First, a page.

Published reports have it that Congress couldn’t get a deal done on the Paulson bailout plan. Sketchy reports at mid-day said that Congressional leaders had the outlines of a plan in place, with a raft of what appeared to be largely extraneous changes to the structure of the deal.
Evidently those modifications were intended to give Congress a way to second-guess the progress and implementation of the bailout. Financial markets figured that half a loaf was better than nothing, and they finished the trading day with moderate gains.
But tonight, the news is that there’s no deal after all.
Reliable information from Capitol Hill seems to have been blacked out for most of the day. The tenor of the published stories is that a small handful of Republicans in the House of Representatives are torpedoing progress.
My guess is that the Democrats, who are in total control of the proceedings, are well aware of both the critical need for this bailout, and also of the politically-inconvenient fact that the American people are disgusted and want no part of it whatsoever.
Consequently, it would make no political sense at all for the Democrats to pass the legislation on their own. They badly need a way to blame Republicans for it.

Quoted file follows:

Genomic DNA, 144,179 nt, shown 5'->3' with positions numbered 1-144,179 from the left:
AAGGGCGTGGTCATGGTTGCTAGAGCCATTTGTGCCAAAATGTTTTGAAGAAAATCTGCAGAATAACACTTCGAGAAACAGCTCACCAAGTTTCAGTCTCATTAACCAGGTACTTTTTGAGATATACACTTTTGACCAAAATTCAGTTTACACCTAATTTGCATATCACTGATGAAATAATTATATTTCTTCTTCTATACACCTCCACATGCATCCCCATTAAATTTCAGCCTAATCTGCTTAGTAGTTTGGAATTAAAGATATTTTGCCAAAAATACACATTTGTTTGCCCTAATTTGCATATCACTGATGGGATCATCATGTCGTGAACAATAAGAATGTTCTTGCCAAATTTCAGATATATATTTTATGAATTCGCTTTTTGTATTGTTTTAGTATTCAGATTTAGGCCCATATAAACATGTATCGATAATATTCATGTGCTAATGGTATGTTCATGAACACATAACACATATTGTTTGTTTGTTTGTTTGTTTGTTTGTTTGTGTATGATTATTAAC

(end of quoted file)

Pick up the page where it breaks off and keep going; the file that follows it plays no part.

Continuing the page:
One supposes that the Democrats want the bailout to pass with just enough Republican support so they can call it a Republican bill that they were dragged into, kicking, screaming (and pork-barrelling) all the way.
That’s regardless of the facts that the bailout is needed to stabilize financial markets in the near term, and also that expert opinion is steadily moving in support of the idea that the bailout actually will improve conditions in the real economy.
It’s also regardless of the fact that the Democrats control both houses of Congress.
We’re not talking about a filibustered vote in the US Senate here. Nancy Pelosi, Harry Reid, and Barney Frank are the key players in this saga. They can do anything they damned well please with this legislation, and they need approval from not a single Congressional Republican to do it.
For the Democrats to blame a few Republicans for the failure to act is a craven lack of leadership. The country gave these people control of Congress in 2006 expecting they would do a better job than the Republicans.
And this is what we get, instead.
At this hour, markets are open in the Far East, but the critical credit-markets in London are not yet open for Friday trade.
Hours ago, when New York trading ended, it appeared that money markets were under extreme stress but not at the edge of panic.
The Fed funds rate centered around 1.5% for much of the week, averaged below 1.2% last night. The Fed’s target for this rate is 2%. There’s a distinct possibility of an emergency cut in policy interest rates, as early as the wee hours of this morning.
I would also look for additional emergency measures such as expanded currency swap-lines with foreign central banks, before New York opens for trading, a mere ten hours from now.
This is a hurricane warning. There is heavy weather ahead in financial markets. We’ve made an awful lot of history in the past ten days. We may be about to make some more.